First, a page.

GARMON v. The STATE.
Sammy Joe Garmon, Jr. was convicted of one count of trafficking in methamphetamine. He appeals from the denial of his motion for new trial. Finding no error, we affirm.
Viewed in the light most favorable to the verdict,1 the evidence shows that on August 22, 2000, Agent Howard Waddell with the drug division of the Henry County Police Department arranged through a confidential informant (“CI”) to purchase drugs from co-defendant Shawn Glass. Co-defendant Beretta Page Murtha testified for the State at trial. She testified that Glass was a friend of hers and that Garmon was her nephew. She further testified that Glass asked her to obtain a pound of methamphetamine for him. Glass arrived at Murtha's house to pick up the pound of methamphetamine; Garmon had arrived earlier for a visit. Murtha further testified that she and Glass went into another room to bag up the methamphetamine. Garmon remained behind in the living room. Murtha and Glass packaged the methamphetamine into a one-pound bag from which a small “sample” was taken out and packaged separately. When Murtha and Glass returned to the living room, Murtha asked Garmon to give Glass a ride to where he needed to go using Murtha's car.
Murtha testified that the pound of methamphetamine was worth $10,000; that she had paid her source $5,000; that her source trusted her to pay him the additional $5,000 later; and that Glass did not pay her any money for the drugs when he took them from her house. While Murtha testified at trial that Garmon did not know that he was transporting drugs in the car, she admitted that she had told the prosecutor at a previous meeting that she would not allow Glass to take drugs valued at $10,000 from her home unsupervised and that she had planned to go with Glass to Henry County, but Garmon offered to go in her place and supervise Glass.
In a controlled buy, the CI met Glass in the parking lot of the Chick-Fil-A restaurant located on Eagle's Landing Parkway in Henry County. The CI was wearing a microphone. Nearby narcotics officers observed the transaction between Glass and the CI, and Agent Brad Beard monitored the audio transmission from the microphone. Narcotics officers observed Glass walk from the next-door Texaco station parking lot and enter the CI's car which was parked in the Chick-Fil-A parking lot. During their negotiations, the CI and Glass exited the CI's car and walked to the Texaco station parking lot, and then returned to the CI's car. After Glass exited the CI's car, the CI waited 30 or 40 minutes and then returned to where Agent Waddell was located and provided him with a small plastic bag containing the methamphetamine sample which the C.I. had obtained from Glass.
Upon leaving the CI's car, narcotics officers observed Glass walk to the adjacent Texaco station, going in one side of the building and out the other. Glass then walked through the parking lot of the Waffle House located behind the Texaco station and entered and exited the building. Upon leaving the Waffle House, Glass walked back to the Texaco station and then crossed the street to the BP station. Garmon was parked in the BP station parking lot near the pay phone, and Glass entered the car on the passenger side. Narcotics officers followed as Glass and Garmon left the BP station minutes later.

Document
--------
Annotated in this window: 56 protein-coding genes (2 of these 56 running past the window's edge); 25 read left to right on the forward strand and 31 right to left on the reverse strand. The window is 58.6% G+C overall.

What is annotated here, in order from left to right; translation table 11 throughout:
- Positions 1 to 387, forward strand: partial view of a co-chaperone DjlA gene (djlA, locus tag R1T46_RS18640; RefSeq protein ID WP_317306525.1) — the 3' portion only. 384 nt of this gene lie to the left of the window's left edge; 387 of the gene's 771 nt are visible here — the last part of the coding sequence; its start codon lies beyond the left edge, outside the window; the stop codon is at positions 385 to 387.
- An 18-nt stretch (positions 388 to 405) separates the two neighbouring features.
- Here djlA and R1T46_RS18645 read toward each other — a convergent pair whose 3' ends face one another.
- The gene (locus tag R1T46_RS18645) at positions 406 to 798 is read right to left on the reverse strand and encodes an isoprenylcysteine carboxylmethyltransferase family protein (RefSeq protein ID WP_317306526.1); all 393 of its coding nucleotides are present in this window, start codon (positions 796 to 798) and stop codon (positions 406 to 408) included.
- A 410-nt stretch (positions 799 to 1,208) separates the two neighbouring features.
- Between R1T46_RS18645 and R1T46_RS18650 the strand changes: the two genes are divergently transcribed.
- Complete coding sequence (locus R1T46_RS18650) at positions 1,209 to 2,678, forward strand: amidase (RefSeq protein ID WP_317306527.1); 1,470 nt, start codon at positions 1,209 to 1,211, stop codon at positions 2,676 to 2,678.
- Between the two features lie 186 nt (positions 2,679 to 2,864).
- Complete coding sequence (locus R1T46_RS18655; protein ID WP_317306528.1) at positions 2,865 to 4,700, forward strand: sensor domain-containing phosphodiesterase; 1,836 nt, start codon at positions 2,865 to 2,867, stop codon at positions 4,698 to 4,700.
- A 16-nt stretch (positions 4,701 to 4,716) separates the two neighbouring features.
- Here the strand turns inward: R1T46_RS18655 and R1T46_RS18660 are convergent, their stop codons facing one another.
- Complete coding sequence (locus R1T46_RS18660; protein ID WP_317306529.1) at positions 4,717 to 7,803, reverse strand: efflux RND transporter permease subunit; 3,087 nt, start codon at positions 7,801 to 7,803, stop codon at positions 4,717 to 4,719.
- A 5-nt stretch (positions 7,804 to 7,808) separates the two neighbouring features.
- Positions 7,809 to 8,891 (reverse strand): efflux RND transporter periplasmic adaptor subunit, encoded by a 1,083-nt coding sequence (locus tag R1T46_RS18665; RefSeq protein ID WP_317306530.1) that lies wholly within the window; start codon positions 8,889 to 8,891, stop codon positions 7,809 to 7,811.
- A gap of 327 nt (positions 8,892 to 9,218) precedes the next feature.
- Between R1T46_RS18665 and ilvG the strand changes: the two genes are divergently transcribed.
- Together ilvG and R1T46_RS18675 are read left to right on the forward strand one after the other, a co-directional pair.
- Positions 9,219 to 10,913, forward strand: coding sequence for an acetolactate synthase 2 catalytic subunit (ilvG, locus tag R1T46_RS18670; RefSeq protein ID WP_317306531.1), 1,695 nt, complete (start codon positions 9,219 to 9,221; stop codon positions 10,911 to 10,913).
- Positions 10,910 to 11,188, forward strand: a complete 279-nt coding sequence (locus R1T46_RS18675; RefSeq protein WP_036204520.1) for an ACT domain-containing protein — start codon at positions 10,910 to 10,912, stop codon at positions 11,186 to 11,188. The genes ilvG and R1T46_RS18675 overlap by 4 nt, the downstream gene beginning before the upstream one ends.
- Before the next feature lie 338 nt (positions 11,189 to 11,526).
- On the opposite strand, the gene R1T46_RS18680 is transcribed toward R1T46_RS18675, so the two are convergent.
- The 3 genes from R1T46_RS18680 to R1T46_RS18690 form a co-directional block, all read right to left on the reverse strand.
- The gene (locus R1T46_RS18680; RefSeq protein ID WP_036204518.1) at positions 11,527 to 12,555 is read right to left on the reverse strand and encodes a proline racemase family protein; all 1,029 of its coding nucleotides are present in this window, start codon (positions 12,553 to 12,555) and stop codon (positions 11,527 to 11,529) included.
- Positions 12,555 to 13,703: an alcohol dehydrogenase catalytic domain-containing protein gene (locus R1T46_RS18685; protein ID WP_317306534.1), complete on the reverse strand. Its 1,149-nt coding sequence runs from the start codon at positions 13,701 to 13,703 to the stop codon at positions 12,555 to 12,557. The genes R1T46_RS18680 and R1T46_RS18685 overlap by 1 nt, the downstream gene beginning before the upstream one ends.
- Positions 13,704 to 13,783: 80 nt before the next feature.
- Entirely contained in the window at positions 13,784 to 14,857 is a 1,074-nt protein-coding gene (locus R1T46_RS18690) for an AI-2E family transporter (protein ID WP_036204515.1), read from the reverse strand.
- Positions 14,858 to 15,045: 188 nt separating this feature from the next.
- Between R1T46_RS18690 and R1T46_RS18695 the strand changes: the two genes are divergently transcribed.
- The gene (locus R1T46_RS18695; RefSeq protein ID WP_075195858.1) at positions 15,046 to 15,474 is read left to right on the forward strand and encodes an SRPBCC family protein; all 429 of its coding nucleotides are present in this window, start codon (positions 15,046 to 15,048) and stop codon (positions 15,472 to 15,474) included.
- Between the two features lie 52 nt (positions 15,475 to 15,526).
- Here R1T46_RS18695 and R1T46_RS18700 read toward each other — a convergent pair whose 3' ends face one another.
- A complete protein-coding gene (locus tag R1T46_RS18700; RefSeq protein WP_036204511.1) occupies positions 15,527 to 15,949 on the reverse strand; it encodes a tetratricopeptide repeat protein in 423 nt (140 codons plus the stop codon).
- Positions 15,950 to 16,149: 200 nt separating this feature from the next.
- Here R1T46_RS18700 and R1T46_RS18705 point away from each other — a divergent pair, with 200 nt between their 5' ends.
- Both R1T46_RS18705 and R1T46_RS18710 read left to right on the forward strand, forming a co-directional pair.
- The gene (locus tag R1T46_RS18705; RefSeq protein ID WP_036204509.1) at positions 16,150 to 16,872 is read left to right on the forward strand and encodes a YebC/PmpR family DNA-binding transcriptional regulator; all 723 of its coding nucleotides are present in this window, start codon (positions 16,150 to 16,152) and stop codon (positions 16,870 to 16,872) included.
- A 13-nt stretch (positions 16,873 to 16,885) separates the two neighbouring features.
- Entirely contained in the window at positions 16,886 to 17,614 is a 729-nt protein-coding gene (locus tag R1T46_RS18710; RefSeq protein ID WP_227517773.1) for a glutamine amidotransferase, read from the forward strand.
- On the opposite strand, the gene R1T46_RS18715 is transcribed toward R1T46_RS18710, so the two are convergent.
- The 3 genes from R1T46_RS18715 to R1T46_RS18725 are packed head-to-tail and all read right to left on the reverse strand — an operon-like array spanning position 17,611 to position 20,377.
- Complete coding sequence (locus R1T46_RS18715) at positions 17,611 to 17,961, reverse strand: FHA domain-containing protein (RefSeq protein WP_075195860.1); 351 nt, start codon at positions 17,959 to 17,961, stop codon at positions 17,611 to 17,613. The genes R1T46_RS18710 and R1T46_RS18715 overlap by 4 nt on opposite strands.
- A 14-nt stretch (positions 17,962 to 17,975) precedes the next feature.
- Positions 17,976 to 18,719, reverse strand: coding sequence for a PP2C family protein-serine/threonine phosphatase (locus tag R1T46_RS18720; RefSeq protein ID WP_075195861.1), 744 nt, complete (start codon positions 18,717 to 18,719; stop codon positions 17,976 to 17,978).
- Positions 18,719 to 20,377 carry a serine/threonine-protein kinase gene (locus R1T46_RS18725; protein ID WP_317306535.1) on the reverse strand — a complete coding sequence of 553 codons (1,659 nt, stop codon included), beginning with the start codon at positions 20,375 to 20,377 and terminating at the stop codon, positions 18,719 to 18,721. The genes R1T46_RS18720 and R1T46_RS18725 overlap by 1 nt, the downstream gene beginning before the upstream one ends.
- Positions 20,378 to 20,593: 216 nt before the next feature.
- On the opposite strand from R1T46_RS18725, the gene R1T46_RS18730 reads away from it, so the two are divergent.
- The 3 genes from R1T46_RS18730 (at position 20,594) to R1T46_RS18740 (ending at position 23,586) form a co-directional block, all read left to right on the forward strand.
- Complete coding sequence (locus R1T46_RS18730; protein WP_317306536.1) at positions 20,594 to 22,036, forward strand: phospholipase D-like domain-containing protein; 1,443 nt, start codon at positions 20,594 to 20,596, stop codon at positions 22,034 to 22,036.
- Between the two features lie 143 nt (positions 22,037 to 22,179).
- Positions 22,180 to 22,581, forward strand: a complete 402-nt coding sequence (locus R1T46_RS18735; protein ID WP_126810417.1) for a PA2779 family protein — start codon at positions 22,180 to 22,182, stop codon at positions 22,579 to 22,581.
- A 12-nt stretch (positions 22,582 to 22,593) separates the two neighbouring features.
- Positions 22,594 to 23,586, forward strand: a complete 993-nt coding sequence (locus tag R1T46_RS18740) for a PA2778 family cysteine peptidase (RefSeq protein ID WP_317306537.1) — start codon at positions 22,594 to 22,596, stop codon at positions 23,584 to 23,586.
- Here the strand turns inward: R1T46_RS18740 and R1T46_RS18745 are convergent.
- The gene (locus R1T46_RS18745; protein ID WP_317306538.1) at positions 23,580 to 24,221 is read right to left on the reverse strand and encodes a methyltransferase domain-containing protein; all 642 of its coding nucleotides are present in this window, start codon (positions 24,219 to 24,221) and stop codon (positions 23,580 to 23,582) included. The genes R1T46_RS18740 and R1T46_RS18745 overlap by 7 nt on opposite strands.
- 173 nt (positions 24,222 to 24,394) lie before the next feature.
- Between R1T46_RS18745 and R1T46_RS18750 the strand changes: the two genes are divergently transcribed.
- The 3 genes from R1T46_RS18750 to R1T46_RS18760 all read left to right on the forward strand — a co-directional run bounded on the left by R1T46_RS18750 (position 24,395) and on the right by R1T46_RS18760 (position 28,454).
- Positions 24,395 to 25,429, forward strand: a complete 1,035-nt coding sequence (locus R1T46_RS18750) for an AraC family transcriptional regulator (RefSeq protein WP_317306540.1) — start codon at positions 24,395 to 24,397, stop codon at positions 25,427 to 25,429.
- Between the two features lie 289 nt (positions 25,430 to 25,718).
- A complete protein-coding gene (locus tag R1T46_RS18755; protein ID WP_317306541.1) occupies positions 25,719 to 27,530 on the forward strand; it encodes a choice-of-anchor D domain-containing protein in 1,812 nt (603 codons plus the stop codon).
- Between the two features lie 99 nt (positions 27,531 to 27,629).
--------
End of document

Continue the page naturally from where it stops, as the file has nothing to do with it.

Glass and Garmon drove to a nearby Citgo station and parked at the pay phone in the parking lot. At this point, narcotics officers decided to execute an arrest. A pink gift bag was found behind the passenger seat of the car Garmon was driving, which contained 439 grams of methamphetamine. A straw or empty pen casing which had been cut and a pocketknife were found in Garmon's pocket. Agent Ronald Patten testified that such items were commonly used to inhale methamphetamine or cocaine.
1. In his first and fourth enumerations of error, Garmon challenges respectively the sufficiency of the evidence and the trial court's denial of his motion for directed verdict. Both enumerations allege that the State failed to prove actual or physical possession of the methamphetamine in Garmon as there was no evidence that he knew drugs were in the car he was driving. We disagree.
While, as asserted by Garmon, Murtha testified at trial that Garmon did not know the drugs were in the car, Murtha also testified that she had told the prosecutor at a previous meeting that she would not allow Glass to take drugs valued at $10,000 from her home unsupervised and that she had planned to go with Glass to Henry County, but Garmon offered to go in her place and supervise Glass. See Gunsby v. State, 248 Ga.App. 18(1), 545 S.E.2d 56 (2001) ( “[E]ven though a witness may recant on the stand, his prior inconsistent statements constitute substantive evidence on which the jury may rely.”) (Footnote omitted). Further, when asked at trial why she did not let Glass drive her car, Murtha testified she did not trust him to do so. Murtha could offer no explanation for her inconsistent testimony that she trusted Glass with $10,000 worth of methamphetamine, but did not trust him with her car, a 1986 Camaro. This evidence was sufficient for a jury to conclude that Garmon was in knowing possession of the methamphetamine and that Garmon was sent by Murtha to protect her interest in the $10,000 worth of methamphetamine she had entrusted to Glass.
“[S]light evidence ․ from an extraneous source is all that is required to corroborate the accomplice's testimony, and thus, support the verdict. The necessary corroboration may be by circumstantial evidence. [Cit.]” (Punctuation omitted.) Leonard v. State, 241 Ga.App. 899, 900, 528 S.E.2d 540 (2000). In this case, the testimony of Murtha is corroborated by the fact that, at the time of Garmon's arrest, the package containing the 439 grams of methamphetamine was found behind the front passenger seat in the car Garmon was driving and that Garmon had items in his pocket commonly known to be drug paraphernalia. Further, there was evidence that, after Glass exited the car to meet with the CI, Garmon moved the car to a different location to await Glass' return after Glass completed the drug transaction, demonstrating his awareness of the need for secrecy.